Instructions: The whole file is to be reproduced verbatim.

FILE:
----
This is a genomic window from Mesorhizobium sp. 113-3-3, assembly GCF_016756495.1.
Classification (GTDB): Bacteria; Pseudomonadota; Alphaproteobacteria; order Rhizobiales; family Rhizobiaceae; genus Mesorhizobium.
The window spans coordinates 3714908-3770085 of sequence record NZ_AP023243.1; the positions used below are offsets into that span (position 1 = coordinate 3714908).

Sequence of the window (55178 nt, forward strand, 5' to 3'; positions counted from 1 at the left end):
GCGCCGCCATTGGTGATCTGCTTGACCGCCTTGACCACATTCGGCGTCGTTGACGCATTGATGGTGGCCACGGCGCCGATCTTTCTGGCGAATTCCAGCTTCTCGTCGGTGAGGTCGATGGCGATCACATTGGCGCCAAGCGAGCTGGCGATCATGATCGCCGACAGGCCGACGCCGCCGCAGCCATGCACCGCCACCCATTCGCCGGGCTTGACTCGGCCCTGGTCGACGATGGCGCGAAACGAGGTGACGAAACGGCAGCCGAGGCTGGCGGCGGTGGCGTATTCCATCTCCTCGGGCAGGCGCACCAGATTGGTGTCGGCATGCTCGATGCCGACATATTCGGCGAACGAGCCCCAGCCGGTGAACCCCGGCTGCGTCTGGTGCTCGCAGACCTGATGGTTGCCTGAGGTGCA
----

This is a genomic window from Mesorhizobium sp. 113-3-3, assembly GCF_016756495.1.
Classification (GTDB): Bacteria; Pseudomonadota; Alphaproteobacteria; order Rhizobiales; family Rhizobiaceae; genus Mesorhizobium.
The window spans coordinates 3714908-3770085 of sequence record NZ_AP023243.1; the positions used below are offsets into that span (position 1 = coordinate 3714908).

Sequence of the window (55178 nt, forward strand, 5' to 3'; positions counted from 1 at the left end):
GCGCCGCCATTGGTGATCTGCTTGACCGCCTTGACCACATTCGGCGTCGTTGACGCATTGATGGTGGCCACGGCGCCGATCTTTCTGGCGAATTCCAGCTTCTCGTCGGTGAGGTCGATGGCGATCACATTGGCGCCAAGCGAGCTGGCGATCATGATCGCCGACAGGCCGACGCCGCCGCAGCCATGCACCGCCACCCATTCGCCGGGCTTGACTCGGCCCTGGTCGACGATGGCGCGAAACGAGGTGACGAAACGGCAGCCGAGGCTGGCGGCGGTGGCGTATTCCATCTCCTCGGGCAGGCGCACCAGATTGGTGTCGGCATGCTCGATGCCGACATATTCGGCGAACGAGCCCCAGCCGGTGAACCCCGGCTGCGTCTGGTGCTCGCAGACCTGATGGTTGCCTGAGGTGCA